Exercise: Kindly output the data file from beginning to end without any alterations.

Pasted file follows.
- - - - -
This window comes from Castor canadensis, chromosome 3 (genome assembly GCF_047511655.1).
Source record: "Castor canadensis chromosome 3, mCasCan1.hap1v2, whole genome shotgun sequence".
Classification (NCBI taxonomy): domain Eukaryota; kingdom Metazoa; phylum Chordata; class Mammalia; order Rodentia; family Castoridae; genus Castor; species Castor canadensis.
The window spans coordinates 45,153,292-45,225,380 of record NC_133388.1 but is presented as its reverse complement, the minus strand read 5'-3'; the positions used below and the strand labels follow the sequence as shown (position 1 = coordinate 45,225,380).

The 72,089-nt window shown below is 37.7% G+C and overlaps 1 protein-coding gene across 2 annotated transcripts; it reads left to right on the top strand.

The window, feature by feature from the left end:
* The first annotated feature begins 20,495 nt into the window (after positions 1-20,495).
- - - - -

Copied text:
This window comes from Castor canadensis, chromosome 3 (genome assembly GCF_047511655.1).
Source record: "Castor canadensis chromosome 3, mCasCan1.hap1v2, whole genome shotgun sequence".
Classification (NCBI taxonomy): domain Eukaryota; kingdom Metazoa; phylum Chordata; class Mammalia; order Rodentia; family Castoridae; genus Castor; species Castor canadensis.
The window spans coordinates 45,153,292-45,225,380 of record NC_133388.1 but is presented as its reverse complement, the minus strand read 5'-3'; the positions used below and the strand labels follow the sequence as shown (position 1 = coordinate 45,225,380).

The 72,089-nt window shown below is 37.7% G+C and overlaps 1 protein-coding gene across 2 annotated transcripts; it reads left to right on the top strand.

The window, feature by feature from the left end:
* The first annotated feature begins 20,495 nt into the window (after positions 1-20,495).